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"The report's key proposals have become somewhat lost in a row over what it means to be British"
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Lord Bhiku Parekh and Dr Raj Chandran
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Wednesday, 11 October, 2000, 15:53 GMT 16:53 UK
No to rethink on British identity
children at a sports day
Britain's ethnic mix is increasing
Home Secretary Jack Straw has rejected requests for a rethink about what it means to be British after the publication of a report which examined the nation's ethnic mix.

The Commission on the Future of Multi-Ethnic Britain calls on ministers to make a formal declaration that Britain is a multi-cultural and multi-faith society.

"I am proud of what I believe to be the best of British values

Home Secretary Jack Straw

Proposals concerning education, employment and criminal justice are among 138 recommendations set out in the study published on Wednesday.

Critics of the report - including Home Secretary Jack Straw - say it goes too far by suggesting the use of the word British should be called into question because of its racial connotations of "white colonialism".

The two-year study co-ordinated by the Runnymede Trust also suggests the way forward for the nation should be as a "community of communities".

Equality action

The Commissioners, which include Greater London Assembly chairman Trevor Phillips and Labour peer Lord Bhiku Parekh, recommend Britain follow the example of Australia, Canada and the US in acknowledging the multi-cultural society.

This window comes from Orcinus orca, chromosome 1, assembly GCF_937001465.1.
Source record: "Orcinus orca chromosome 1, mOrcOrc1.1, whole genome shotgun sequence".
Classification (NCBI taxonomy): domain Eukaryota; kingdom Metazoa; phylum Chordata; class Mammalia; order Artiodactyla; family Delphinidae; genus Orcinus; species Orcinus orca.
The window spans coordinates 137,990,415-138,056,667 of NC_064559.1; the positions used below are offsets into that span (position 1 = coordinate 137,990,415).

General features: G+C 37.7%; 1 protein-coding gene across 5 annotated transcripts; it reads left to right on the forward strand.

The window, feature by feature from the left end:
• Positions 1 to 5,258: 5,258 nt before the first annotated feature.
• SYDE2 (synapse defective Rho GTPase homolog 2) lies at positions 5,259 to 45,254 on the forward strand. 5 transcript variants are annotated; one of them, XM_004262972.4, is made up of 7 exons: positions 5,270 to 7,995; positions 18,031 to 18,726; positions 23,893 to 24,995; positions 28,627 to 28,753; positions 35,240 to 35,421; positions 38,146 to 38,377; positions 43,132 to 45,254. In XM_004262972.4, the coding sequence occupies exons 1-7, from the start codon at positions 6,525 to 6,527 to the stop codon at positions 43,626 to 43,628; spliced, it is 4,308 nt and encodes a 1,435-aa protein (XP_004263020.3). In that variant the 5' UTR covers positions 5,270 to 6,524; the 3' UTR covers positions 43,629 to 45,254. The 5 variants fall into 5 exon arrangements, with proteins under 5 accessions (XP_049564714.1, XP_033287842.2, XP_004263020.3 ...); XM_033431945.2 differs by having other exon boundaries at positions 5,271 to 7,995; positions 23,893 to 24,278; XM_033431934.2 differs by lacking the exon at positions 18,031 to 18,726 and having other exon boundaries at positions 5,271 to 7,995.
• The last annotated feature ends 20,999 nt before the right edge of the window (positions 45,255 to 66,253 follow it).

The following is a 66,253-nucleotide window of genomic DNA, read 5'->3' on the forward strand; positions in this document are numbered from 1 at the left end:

The report also recommends a new human rights commission, an equality commission as well as a single Equality Act to cover all unlawful discrimination.
Home Secretary Jack Straw
Home Secretary Jack Straw: proud to be British

Government policy on asylum seekers comes under fire for creating "statelessness and racial and ethnic divisions".

But the fiercest controversy has centred over its recommendations on the use of the word 'British'.

Straw backs Britishness

Although the government is sympathetic to many of the report's specific recommendations, it has rejected its views on Britishness and re-affirmed its commitment to a British national identity.

Home Secretary Jack Straw said:

"Everyone should stand up for Britain and for British values and celebrate the nation's diversity - a stance the Government was following.

"I do not accept the arguments of those on the nationalist right or the liberal left that Britain as a cohesive whole is dead.

"I am proud of what I believe to be the best of British values."

But the commission says it has been misinterpreted at a time of complex and highly charged debate over the race issue.

"We do not denigrate British history. There is a very important role for a common national culture and a common civic nationality. But we are requesting this common culture needs to be discussed and renegotiated," Commission chairman Lord Parekh said.

'PC garbage'

Some Conservative ministers condemn it as a missed opportunity which fails to recognise the progress already being made.

Tory MP Gerald Howarth, a member of the Commons home affairs select committee, said the report was "corrosive, new Labour, politically correct garbage".

He said the overwhelming majority of the population were homogenous, white, Anglo Saxons.

"People choose to come and live here to take advantage of our tolerance and prosperity," he said.

"We should not engage in flagellation over our glorious past - I for one am proud of our imperial heritage."

The Association of Chief Police Officers has welcomed the report, saying it broadens the debate on the challenges facing multi-ethnic Britain.

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See also:

11 Oct 00 | UK
What is Britishness?
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